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IoT: From concept to reality and risk

Jan 26, 20185 mins
Data and Information SecurityInternet of ThingsTechnology Industry

The way we reconcile our security concerns with IoT’s inevitable integration will determine whether the revolution upgrades our lives or creates chaos.

iot security
Credit: Thinkstock

Remember when the Internet of Things was more concept than reality? Those days are long gone. Demand for IoT technologies has skyrocketed in the last year, with IHS estimating 20 billion connected devices globally in 2017.

And it’s not just the smart refrigerators and Fitbits and Bluetooth speakers we see at home. IoT technologies have permeated the enterprise as well, with sensors, analytic measurement tools, and VoIP phones appearing, sometimes without the blessing or involvement of IT and security leadership. The infiltration is not unlike what we experienced more than a decade ago when the smartphone initiated a Bring Your Own Device (BYOD) revolution.

Even as Business Insider predicts business spending on IoT solutions to hit $6 trillion by 2021, the rapid adoption of IoT has come, unfortunately, at the expense of security standards. In the first half of 2017, the number of IoT attacks increased by a staggering 280%. It’s clear that swift action is needed to address the gaping holes in IoT security that could devastate organizations and consumers alike. But with such new and rapidly evolving technology, where do we even begin?

An uphill battle

With billions of IoT devices projected to hit our networks over the next few years, we can’t stop every attack. After all, you can’t be perfect, and you can’t be everywhere. We’ll never be able to stop everything at the first layer, and that’s ok.

So, what do we do? We get even more proactive. We get even more diligent. We move as fast as circumstances allow. Remember the old NSA mantra: defense in depth.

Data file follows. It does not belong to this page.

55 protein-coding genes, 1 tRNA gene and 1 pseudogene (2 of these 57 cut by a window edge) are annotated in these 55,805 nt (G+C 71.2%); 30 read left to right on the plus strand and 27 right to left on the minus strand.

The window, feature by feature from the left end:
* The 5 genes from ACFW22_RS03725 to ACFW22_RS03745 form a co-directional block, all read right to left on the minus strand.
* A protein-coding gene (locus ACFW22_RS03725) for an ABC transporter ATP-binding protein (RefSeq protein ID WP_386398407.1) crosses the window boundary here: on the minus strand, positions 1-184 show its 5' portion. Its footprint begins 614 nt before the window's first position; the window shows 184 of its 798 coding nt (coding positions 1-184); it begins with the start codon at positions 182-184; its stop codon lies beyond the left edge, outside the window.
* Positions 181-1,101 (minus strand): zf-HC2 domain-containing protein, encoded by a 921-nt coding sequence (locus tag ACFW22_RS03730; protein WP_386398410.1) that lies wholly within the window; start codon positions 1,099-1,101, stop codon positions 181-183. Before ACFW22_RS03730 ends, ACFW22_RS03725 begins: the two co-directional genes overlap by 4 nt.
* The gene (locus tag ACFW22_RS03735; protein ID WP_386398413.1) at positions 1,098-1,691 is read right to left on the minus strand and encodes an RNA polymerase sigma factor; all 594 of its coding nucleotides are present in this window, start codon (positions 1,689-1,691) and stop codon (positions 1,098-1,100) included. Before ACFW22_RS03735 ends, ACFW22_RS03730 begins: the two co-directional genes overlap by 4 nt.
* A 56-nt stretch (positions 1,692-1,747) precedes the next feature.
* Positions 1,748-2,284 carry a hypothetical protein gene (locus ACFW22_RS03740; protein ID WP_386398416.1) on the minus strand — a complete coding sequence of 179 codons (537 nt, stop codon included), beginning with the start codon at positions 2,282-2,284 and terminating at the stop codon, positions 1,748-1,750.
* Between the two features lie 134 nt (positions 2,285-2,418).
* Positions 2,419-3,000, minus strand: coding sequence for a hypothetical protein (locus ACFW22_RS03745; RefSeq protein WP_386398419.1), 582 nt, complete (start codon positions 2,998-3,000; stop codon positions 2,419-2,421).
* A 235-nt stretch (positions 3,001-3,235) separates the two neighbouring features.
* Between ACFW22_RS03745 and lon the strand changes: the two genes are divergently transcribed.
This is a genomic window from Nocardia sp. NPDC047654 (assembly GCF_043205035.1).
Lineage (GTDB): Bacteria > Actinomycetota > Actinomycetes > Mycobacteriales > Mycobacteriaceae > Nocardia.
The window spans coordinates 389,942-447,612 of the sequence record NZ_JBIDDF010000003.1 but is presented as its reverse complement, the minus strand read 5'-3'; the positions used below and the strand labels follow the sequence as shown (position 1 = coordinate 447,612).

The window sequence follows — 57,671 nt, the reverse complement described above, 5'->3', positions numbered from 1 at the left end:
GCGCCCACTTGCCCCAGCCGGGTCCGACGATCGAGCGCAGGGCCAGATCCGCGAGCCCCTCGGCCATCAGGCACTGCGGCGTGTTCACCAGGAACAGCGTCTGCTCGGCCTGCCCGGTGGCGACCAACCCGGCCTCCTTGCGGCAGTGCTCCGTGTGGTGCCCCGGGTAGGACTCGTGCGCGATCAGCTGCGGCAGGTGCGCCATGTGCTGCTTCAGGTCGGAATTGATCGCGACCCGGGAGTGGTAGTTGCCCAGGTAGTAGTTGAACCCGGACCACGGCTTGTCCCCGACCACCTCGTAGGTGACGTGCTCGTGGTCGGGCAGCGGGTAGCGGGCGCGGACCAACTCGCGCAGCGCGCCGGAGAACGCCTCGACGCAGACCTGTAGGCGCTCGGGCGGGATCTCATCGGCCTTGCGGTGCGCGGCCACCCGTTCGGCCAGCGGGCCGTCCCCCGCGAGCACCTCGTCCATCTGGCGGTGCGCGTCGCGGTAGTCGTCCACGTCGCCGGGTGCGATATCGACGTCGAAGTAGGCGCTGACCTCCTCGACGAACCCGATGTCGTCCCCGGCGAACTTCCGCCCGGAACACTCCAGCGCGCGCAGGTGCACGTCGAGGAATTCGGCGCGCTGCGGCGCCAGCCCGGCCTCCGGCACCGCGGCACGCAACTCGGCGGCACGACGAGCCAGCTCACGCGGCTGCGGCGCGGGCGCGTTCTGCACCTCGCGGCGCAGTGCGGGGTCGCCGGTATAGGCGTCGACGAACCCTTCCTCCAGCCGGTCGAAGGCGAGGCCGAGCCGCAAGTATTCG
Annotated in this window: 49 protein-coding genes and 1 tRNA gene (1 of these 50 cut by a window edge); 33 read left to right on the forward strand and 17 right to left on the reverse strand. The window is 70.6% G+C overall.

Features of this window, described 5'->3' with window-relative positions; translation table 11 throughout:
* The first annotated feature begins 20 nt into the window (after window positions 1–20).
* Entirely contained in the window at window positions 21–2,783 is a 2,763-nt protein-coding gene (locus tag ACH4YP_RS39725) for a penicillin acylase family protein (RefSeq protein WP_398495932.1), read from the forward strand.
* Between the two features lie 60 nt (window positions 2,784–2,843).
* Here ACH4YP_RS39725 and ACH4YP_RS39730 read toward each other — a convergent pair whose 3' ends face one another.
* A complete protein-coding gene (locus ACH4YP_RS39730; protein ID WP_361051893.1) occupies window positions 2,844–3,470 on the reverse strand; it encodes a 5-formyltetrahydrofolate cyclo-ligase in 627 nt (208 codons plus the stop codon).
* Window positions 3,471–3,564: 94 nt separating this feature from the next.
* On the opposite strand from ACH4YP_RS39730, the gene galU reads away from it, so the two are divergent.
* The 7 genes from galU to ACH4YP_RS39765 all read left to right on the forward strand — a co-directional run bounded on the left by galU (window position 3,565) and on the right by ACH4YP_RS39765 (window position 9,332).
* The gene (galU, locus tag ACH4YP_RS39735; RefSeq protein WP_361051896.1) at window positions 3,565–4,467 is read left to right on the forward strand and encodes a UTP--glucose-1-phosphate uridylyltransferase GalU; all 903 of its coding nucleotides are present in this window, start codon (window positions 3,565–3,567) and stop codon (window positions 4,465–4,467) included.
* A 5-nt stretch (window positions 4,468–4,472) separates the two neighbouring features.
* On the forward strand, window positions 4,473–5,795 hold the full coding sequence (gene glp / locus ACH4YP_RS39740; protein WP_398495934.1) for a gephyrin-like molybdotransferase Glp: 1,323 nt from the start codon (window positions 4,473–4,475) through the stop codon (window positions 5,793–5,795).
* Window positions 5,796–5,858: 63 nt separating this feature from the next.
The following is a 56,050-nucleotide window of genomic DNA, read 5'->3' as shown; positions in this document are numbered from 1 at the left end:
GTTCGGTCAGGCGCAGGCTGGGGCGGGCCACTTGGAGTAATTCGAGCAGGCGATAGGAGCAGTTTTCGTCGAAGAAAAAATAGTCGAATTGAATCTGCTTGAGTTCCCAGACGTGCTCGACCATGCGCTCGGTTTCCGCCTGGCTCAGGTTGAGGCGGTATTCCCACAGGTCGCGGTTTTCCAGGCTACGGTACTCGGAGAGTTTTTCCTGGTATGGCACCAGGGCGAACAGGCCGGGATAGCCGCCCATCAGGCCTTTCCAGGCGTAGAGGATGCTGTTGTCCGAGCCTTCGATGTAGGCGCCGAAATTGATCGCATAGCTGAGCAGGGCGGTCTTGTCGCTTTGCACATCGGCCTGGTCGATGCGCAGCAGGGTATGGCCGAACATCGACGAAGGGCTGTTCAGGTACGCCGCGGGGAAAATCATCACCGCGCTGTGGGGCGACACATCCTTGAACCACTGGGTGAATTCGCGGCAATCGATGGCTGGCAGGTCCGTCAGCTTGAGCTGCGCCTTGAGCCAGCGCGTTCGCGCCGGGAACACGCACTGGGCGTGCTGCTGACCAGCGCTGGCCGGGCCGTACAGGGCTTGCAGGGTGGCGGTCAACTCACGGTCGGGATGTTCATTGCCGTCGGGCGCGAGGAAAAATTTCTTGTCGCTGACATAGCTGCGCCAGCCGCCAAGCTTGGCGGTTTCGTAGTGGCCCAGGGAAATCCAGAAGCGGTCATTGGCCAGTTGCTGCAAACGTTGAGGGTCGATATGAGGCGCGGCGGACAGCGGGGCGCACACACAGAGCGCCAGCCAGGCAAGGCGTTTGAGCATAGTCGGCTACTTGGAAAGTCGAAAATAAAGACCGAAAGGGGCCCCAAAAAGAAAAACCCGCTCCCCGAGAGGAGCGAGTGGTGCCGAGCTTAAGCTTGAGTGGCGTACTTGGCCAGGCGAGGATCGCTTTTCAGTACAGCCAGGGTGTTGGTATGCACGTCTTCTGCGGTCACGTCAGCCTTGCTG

As dry as it sounds, consistently reliable security procedures are a surefire way to prevent the majority of IoT attacks. Since IoT devices often look and feel like ordinary household objects, we may forget or even ignore the reality that they’re connected to our network. But they are, and they demand the same amount of scrutiny as traditional endpoints. It’s cliché, but it bears repeating: an ounce of prevention is worth a pound of cure.

Never take device security as a given. Manufacturers and legislators are not reliable defenders of your data. So, when an organization incorporates smart devices into its network, the same organization bears the responsibility of rolling them out with standardized policies and procedures. This means rigorous tests to ensure security and safety along with investing in scans that reveal code vulnerabilities. This type of procedure, with a well-executed patching process, will secure devices well before they hit the network.

Separation and visibility

If the first layer is process and procedure, the second is separation and visibility. Think of it as a closed-circuit TV:  self-contained and accessible only to those with proper permissions.